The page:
At his baptism, Jesus hears a voice proclaim, “This is my beloved child in whom I take delight”. Immediately, the Gospel writers tell us, the Spirit drives Jesus into the wilderness, the iconic place of solitude. There, for 40 days, Jesus has time to ponder these words which speak of his identity as son and beloved, and to engage with a God who delights in Jesus rather than a God who demands anything of him. For 40 days he is tempted to discount and negate this truth of who he is and who God is.

Jesus’ desert experience reminds us that solitude is not for the feint-hearted. It can be a purifying experience, stripping one of delusions and pretensions, while leading to a deeper inner truth, a deeper clarity about life and what is ultimately important.

Saint Benedict was another who craved solitude. We are told that as a student, repelled by the dissoluteness of Rome, Benedict journeyed alone to Subiaco. There, for three years, he lived a life wrapped in silence, prayer and solitude.

The wisdom gleaned from his experience of solitude is evoked in the Rule, which Benedict wrote many years later for communities of monks. “Listen with the ear of your heart” are the first words and the clarion call of the Rule. Know that silence is more than not speaking. Do what you can to “cultivate silence”, Benedict says.

There is no unhealthy dualism between solitude and engagement in the Rule. Honouring time alone and time together is the necessary alternating rhythm for life. Get the balance right between work, prayer and leisure, the Benedictine tradition urges, and do all of this in the service of seeking God and full human flourishing.

Like Jesus and Benedict, I too need solitude to discover who I am. I need solitude to enter the depths of myself, where hopefully, I will hear God speak a word of love to me. “Be still and know that I am God,” the psalmist pleads. This is solitude’s gift to me, to know myself, the beloved of God.

Both Jesus and Benedict had their solitude ‘interrupted’ by others who stretched their vision and thinking about their mission and to whom they were sent. Like Jesus and Benedict, I too, need solitude to discover whose I am.

Solitude is not an exercise in self-indulgence and self-absorption. Rather, it leads me to realise my deep connection with others, such as my loved ones and those with whom I rub shoulders, and also those whom I may never meet but whom I bring to God in prayer: Syrian refugees, both victims and perpetrators of domestic violence, those who have died and those grieving, our political leaders… My solitude is a gift for others.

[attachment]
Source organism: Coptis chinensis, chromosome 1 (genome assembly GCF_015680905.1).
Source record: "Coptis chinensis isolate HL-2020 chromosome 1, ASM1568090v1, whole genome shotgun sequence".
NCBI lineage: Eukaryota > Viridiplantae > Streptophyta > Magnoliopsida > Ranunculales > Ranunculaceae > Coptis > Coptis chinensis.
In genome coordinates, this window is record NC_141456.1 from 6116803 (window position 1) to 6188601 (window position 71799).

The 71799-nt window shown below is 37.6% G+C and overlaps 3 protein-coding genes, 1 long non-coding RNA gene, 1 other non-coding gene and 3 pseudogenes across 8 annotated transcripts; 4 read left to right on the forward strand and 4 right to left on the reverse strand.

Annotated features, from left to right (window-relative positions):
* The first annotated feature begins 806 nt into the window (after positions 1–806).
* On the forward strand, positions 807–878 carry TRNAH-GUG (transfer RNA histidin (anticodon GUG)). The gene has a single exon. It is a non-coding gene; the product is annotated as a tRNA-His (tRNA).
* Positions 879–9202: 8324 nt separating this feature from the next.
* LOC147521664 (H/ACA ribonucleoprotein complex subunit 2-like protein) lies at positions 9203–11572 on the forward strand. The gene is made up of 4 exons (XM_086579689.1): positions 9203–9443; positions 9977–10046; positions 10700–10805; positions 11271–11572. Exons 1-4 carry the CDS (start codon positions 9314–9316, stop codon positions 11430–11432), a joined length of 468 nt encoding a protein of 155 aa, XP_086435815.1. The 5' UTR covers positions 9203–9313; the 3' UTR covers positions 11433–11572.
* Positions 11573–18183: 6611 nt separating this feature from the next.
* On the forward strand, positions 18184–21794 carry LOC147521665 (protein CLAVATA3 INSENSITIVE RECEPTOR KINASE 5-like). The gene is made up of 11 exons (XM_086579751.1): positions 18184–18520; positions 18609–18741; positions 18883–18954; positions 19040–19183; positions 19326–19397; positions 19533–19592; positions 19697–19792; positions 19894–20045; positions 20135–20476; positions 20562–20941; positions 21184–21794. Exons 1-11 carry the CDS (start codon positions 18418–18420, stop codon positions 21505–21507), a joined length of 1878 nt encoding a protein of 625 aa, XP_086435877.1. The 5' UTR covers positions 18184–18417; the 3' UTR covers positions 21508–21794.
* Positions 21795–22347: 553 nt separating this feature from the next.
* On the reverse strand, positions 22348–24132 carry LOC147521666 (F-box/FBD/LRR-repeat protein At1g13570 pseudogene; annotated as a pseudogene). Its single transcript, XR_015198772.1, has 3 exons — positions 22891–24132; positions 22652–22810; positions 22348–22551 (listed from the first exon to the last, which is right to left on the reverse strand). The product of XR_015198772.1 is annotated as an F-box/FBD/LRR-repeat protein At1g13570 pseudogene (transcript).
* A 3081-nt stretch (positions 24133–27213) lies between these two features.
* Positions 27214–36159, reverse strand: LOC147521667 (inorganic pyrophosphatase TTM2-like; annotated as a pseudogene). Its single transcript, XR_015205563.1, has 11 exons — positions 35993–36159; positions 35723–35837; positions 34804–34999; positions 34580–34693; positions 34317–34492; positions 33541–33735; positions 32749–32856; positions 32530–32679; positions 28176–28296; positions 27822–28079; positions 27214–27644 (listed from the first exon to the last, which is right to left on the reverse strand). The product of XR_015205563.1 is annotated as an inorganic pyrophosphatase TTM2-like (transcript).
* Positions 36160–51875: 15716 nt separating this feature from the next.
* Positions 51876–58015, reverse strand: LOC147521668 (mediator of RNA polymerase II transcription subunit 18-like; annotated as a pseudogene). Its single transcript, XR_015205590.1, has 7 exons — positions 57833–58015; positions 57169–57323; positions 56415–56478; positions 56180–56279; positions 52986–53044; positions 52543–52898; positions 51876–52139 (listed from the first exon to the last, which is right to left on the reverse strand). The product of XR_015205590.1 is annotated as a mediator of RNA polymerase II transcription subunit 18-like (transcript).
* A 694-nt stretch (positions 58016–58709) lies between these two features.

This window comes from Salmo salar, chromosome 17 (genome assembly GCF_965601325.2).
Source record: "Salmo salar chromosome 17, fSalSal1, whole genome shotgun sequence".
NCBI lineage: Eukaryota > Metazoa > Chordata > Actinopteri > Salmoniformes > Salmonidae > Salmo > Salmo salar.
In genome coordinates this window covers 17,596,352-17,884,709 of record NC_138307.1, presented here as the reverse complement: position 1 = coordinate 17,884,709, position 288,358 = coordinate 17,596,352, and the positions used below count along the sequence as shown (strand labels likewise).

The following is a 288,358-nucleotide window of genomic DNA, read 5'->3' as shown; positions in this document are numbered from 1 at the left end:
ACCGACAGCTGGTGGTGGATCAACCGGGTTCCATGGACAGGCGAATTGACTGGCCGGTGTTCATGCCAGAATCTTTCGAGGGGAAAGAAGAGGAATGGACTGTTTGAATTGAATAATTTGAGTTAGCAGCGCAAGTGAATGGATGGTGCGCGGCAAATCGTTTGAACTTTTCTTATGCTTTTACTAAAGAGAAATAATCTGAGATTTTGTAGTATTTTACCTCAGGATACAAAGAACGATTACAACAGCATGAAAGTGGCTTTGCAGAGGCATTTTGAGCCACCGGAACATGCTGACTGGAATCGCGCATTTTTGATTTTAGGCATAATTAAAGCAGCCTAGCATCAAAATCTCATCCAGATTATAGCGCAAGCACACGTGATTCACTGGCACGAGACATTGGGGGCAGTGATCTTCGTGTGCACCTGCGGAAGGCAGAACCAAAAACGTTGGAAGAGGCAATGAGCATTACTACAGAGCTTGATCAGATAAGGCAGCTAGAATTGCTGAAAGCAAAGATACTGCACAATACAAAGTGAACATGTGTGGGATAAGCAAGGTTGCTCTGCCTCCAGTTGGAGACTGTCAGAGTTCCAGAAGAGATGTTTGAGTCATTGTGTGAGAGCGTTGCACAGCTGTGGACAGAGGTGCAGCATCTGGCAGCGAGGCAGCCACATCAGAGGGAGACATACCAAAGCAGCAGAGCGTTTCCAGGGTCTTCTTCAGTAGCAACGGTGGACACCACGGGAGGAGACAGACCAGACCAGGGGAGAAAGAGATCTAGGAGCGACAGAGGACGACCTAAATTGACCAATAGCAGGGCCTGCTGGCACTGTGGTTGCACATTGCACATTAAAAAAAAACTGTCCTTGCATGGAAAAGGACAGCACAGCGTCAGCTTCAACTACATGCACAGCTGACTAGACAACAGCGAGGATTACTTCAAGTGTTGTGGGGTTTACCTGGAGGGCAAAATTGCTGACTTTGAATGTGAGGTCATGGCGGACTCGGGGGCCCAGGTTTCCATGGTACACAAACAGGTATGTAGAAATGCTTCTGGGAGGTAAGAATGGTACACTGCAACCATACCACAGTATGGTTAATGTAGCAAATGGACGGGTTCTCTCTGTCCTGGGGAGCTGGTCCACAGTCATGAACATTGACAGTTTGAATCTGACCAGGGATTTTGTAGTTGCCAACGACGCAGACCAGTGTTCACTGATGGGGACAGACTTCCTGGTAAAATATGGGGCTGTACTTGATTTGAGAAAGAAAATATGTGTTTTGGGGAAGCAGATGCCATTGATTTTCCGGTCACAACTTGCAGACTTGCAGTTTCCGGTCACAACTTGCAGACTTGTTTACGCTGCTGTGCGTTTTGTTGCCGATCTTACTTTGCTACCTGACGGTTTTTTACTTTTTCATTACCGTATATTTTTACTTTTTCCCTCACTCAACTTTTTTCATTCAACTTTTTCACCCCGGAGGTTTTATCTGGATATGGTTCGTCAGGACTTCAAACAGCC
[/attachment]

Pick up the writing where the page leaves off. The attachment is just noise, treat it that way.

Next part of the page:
Anne Morrow Lindbergh captures this evocatively in her classic, Gift from the Sea:

“Moon shell… You will remind me that I must try to be alone for part of each year, even a week or a few days; and for part of each day, even for an hour or a few minutes in order to keep my core, my centre, my island-quality. You will remind me that unless I keep the island-quality intact somewhere within me, I will have little to give my husband, my children, my friends or the world at large”.

I need my own “moon shell” to help me find some structure for my solitude. Married or single, fully employed or retired, extravert or introvert, I need times of mindfulness and enriched stillness that follow the contours of my unique personality and life circumstances.

For some this may mean rising a little earlier in the morning or practising mindfulness on the daily commute. Some may choose to engage in lectio divina, journalling or spiritual direction. For others gardening, listening to music or playing a musical instrument may lead to a deep inner stillness. I know people who find precious solitude in swimming or walking – witness the ever increasing popularity of pilgrims walking the Camino de Santiago. And then for our device-loving generation, there are meditation apps!

Solitude is fuel for life. I have experienced the gift of solitude and I continue to both desire it and resist it. I know that solitude takes discipline and commitment. Even more it takes courage. Will you join me in praying for the courage to embrace it?

Patty Fawkner

Sister Patty Fawkner is a former Congregational Leader of the Sisters of the Good Samaritan. She is an adult educator, writer and facilitator with formal tertiary qualifications in arts, education, theology and spirituality. Patty is interested in exploring what wisdom the Christian tradition has for contemporary issues. She has an abiding interest in questions of justice and spirituality.